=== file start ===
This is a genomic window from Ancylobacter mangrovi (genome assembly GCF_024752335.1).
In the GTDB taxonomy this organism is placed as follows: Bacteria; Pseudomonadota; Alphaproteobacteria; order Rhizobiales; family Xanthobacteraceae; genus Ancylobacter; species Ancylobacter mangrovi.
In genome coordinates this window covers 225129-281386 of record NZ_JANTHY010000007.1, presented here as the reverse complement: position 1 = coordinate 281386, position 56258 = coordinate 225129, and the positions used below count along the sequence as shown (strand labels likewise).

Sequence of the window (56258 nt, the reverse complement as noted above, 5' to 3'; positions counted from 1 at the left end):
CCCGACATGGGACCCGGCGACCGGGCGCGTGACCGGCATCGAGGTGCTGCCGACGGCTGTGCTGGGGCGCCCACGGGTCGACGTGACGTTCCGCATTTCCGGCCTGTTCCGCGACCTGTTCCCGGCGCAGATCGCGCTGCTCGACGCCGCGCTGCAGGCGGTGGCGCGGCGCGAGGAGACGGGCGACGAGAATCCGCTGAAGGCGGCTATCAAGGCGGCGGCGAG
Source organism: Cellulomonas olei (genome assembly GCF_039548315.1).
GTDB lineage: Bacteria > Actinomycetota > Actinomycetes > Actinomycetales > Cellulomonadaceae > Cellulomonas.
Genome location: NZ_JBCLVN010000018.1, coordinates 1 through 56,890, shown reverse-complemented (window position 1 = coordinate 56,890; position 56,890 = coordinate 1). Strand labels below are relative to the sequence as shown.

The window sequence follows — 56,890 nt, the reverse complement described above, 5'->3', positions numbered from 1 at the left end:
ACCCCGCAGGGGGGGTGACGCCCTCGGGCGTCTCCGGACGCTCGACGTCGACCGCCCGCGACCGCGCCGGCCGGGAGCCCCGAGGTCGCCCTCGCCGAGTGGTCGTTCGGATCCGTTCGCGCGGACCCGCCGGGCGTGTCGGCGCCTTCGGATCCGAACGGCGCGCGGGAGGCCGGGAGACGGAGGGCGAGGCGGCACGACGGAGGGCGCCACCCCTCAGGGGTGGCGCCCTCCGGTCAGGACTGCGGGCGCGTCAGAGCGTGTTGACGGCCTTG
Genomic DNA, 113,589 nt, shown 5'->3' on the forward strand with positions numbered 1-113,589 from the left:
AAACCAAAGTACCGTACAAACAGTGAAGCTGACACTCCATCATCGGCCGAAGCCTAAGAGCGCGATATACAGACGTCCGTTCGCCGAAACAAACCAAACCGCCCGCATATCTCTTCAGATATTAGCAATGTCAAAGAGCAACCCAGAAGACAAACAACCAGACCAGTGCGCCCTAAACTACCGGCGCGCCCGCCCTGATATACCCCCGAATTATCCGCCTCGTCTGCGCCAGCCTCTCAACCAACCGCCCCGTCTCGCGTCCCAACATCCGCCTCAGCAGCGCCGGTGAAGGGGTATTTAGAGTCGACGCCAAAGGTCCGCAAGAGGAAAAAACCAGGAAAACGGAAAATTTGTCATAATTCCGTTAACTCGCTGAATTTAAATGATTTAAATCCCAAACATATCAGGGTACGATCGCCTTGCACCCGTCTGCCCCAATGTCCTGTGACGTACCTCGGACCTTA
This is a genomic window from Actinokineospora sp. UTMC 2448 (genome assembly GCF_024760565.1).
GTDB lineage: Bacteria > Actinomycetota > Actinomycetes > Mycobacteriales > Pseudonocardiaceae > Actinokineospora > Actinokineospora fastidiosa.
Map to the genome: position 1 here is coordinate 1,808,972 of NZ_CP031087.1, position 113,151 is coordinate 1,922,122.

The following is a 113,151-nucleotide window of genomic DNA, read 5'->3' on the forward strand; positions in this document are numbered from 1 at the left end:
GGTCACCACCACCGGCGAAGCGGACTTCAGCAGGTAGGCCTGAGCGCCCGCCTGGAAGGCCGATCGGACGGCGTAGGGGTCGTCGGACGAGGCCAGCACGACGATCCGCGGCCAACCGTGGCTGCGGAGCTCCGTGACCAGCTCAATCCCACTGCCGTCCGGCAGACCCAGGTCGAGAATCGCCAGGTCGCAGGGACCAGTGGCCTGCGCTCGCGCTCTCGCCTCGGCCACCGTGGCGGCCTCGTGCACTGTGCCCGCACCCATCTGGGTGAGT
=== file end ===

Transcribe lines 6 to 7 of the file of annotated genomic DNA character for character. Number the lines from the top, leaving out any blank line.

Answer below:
Source organism: Cellulomonas olei (genome assembly GCF_039548315.1).
GTDB lineage: Bacteria > Actinomycetota > Actinomycetes > Actinomycetales > Cellulomonadaceae > Cellulomonas.